Cindy Toopes

My old friend Cindy Toopes died a week ago. If she’d heard me put a little too much stress on the word “old,” she would have responded, “Hey, watch it buddy ...” But she would have been smiling. Probably laughing. Maybe even blushing a little. She had a lot of heart.

Cindy was a newspaper employee — clerk for a while before blossoming

into a columnist and reporter — when I was a middle school kid. So when

I got to the Ottumwa Courier a bit more than 15 years ago, she’d spent

at least that long in the newsroom already.

Lucky for me, Cindy was instinctively a mother hen, watching out for us

little yellow chicks. If we were bumping into the wall over and over —

which happened often — she'd reach down and turn us around. Gently. With


I don’t think I ever heard her shout at someone, or hurl an expletive

at them. And there were, at times, those of us who deserved it.

Instead, in the days before we put all of our trust in spellcheck,

someone would ask, “Are there two Cs or two Us in the word ‘Vacuum?’”

If longtime editor Judy Krieger was within earshot, she’d call out,

“Look it up!” But we rarely had to; Toopes would already have the

dictionary open and be flipping through.

“One C, two Us,” she’d say before anyone else could even reach for

their dictionary.

In fact, once in a while, the newspaper got a call from a confused out

of town person asking if we knew the number to the library, a hotel or

the Wapello County Jail. Sometimes, they’d ask if we were the library,

hotel or jail. Cindy kept a phone book right next to her dictionary.

She’d flip through the book then give the stranger the correct number.

She didn’t need to flip through a book for most numbers in this

community. She knew the number for the switchboard at Ottumwa City Hall,

the Wapello County supervisors and the Ottumwa Police Department.

It was more than numbers she knew. After years in her former job —

administrative assistant clerking for the Wapello County Sheriff’s

Office — she had heard of just about everybody who spent time as a guest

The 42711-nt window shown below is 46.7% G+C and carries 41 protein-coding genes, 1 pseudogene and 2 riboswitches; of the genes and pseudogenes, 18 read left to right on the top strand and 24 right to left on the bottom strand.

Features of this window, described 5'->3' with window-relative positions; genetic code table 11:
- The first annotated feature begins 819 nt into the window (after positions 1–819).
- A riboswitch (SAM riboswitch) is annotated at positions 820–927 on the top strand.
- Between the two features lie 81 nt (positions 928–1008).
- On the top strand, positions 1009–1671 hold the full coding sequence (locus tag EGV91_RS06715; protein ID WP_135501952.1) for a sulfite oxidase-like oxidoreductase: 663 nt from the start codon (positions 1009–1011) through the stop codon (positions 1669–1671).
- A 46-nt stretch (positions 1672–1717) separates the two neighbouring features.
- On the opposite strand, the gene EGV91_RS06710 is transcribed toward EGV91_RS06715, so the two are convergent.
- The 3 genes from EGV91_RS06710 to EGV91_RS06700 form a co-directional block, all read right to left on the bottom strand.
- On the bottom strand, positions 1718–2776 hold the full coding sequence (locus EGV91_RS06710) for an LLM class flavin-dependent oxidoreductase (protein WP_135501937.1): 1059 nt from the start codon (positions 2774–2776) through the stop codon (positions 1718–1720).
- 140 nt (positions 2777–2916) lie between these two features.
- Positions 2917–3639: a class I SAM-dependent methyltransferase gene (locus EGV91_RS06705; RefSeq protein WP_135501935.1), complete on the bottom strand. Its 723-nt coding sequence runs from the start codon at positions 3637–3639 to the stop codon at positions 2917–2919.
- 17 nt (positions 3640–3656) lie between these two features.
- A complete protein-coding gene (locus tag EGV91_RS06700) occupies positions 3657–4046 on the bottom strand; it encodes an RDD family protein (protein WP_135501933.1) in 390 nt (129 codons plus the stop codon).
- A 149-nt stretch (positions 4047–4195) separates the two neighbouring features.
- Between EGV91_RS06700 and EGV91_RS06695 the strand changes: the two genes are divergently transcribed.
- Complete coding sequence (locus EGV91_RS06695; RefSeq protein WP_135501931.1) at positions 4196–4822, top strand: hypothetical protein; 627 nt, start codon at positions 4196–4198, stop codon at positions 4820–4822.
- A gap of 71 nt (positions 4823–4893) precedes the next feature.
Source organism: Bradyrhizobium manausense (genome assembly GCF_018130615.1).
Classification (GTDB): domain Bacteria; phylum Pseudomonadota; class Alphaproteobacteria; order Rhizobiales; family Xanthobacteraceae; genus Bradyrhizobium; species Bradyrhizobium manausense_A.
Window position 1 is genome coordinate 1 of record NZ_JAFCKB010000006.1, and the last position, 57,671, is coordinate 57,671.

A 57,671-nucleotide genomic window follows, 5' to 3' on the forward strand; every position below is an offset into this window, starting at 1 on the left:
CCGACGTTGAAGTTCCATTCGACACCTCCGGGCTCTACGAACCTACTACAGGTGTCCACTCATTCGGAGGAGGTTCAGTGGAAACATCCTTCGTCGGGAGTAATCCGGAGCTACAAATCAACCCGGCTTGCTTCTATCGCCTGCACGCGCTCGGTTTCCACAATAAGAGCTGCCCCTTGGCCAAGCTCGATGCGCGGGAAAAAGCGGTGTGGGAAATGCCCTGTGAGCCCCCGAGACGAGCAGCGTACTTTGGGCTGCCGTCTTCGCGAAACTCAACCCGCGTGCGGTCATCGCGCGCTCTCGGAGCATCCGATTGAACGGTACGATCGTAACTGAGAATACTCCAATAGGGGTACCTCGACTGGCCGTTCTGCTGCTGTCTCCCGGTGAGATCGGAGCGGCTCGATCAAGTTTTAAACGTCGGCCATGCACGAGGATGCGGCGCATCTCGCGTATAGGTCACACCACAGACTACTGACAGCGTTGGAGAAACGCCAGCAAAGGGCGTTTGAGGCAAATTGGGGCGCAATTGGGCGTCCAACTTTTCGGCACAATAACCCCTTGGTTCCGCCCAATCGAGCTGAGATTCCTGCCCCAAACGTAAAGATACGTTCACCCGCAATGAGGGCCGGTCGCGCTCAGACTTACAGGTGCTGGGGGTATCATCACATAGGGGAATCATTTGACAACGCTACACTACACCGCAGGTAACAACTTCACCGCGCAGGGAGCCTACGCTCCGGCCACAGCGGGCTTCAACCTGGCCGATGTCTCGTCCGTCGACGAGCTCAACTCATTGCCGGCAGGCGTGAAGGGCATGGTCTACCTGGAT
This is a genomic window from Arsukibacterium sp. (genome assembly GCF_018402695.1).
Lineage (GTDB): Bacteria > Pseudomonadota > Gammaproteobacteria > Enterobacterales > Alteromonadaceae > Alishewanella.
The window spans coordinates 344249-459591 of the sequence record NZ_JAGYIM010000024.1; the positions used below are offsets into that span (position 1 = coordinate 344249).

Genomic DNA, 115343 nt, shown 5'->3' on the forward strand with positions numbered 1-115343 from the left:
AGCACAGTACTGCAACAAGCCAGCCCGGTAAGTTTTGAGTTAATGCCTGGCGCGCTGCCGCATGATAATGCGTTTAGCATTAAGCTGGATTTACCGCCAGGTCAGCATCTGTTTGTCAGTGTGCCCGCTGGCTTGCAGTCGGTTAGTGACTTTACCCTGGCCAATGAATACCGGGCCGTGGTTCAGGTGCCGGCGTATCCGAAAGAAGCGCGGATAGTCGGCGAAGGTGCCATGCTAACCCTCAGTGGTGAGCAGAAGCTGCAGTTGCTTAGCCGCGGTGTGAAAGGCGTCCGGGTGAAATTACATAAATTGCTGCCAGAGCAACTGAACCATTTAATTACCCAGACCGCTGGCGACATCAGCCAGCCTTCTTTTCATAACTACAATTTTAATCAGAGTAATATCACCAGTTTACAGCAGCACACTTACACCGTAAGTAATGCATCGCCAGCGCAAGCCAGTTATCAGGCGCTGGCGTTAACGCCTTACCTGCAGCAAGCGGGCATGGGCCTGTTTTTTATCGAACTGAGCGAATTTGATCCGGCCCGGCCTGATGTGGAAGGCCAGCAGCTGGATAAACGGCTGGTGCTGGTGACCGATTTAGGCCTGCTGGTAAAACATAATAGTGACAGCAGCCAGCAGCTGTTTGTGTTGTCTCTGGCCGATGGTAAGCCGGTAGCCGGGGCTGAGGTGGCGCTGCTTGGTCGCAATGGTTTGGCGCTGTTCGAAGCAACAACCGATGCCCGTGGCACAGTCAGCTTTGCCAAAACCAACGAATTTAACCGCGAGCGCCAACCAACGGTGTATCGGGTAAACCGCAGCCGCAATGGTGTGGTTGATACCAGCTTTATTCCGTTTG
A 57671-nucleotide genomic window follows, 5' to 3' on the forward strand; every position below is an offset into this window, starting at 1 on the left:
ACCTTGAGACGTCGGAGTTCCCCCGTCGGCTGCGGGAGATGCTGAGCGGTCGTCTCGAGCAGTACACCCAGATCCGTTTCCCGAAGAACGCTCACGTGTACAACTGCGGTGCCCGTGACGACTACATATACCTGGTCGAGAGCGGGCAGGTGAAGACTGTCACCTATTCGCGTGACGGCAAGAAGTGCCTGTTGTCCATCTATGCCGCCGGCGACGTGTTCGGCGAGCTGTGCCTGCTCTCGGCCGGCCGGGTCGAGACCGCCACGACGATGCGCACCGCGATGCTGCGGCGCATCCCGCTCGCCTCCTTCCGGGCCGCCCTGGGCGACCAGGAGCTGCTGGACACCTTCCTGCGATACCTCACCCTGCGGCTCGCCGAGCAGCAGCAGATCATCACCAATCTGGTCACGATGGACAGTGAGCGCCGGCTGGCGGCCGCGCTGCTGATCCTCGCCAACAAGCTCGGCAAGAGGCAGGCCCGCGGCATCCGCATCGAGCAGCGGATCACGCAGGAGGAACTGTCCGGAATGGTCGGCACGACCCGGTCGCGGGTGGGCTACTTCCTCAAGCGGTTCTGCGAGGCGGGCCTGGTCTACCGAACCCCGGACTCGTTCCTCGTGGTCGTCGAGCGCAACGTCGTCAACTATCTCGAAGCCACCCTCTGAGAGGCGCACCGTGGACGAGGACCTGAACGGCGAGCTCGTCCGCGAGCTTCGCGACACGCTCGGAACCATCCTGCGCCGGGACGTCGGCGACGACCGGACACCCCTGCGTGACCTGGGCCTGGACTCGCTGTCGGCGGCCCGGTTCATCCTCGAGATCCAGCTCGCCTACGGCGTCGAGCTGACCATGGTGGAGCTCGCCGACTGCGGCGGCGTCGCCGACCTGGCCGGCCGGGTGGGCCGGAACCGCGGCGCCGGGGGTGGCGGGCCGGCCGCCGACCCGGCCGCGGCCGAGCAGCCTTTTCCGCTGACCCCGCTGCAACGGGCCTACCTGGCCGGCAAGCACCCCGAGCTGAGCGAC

of the jail. She’d help stack and file all the reports of people who got

in trouble. And as a reporter, she spent a few years going to copy, by

hand, police reports. After seeing the same name five or 10 times, she’d

recognize it.

“Cindy, have you heard this name before?”

“Oh boy …” she’d say.

That meant “yes,” plus there was a story to go along with the name. But

it wasn’t crime reporting Cindy was most known for. She was beloved in

the community for her columns, written in a homespun style that made

readers feel like they were one half of a conversation. Depending on the

news of the day, she could grab hold of a big, national trend and bring

it down to earth. Cleaning out my car recently, I found a photocopy of a

column about “Women’s Lib” from the 1970s written, of course, by Cindy


She mostly wrote about local issues. At one point she was the only

person on the reporting staff born and raised in Ottumwa. So besides

getting questions about phone numbers or the characters in specific

Wapello County dramas, she’d be peppered with questions about places,

times and occurrences: Cindy, why’s it called Turkey Island? Is it

Ottumwa Park or Greater Ottumwa Park? What murder? The parks director

was who? Wait, what does this guy mean, “north” and “south” Ottumwa? Is

there a difference?

It’s a wonder she got anything done. But she never got snippy.

My wife reminds me that before Cindy got married, we were able to have

her to babysit a few times. Well, catsit. She and her partner Apryl were

both cat people. As you may know, only cat people can catsit. They’d buy

our Allie a couple toys before showing up. They wouldn’t try to scoop up

kitty, or grab or pet. They both knew how cats operate. The cat found

them adequate — which Cindy would say was high praise from such an

important creature.

My wife called Cindy “compassionate.” She was certainly sensitive to

the suffering of others; that sounds nice, but it can be a difficult

quality, to have such a big heart when you’re a reporter. She far

preferred happy news. But even in a small town, there was enough bad

news to occasionally get Cindy tearing up. She didn’t like to cry in

front of her co-workers.

“I’m going out for a smoke,” she’d say.

Just as an aside, maybe her smoke breaks tell something about her, too:

When we were out on assignment, if there was no ash can, she’d rip her

smoked cigarette butt into little pieces, then drop them in her own

pocket, to properly dispose of later.

Six years ago, Cindy got sick. Really sick. We had to imagine what

Ottumwa and its newspaper would be like without her. She got better,

mostly. Now, we’re left wondering: What will Ottumwa be like now that

part of its heart has been taken away?

Reporter Mark Newman can be contacted by email at

This Week's Circulars

Born in New England, reporter Mark Newman has lived in Iowa and Nebraska over 20 years, with 12 years as a Courier staff writer. He covered education news, but is now focusing on social issues as well as feature stories of local interest.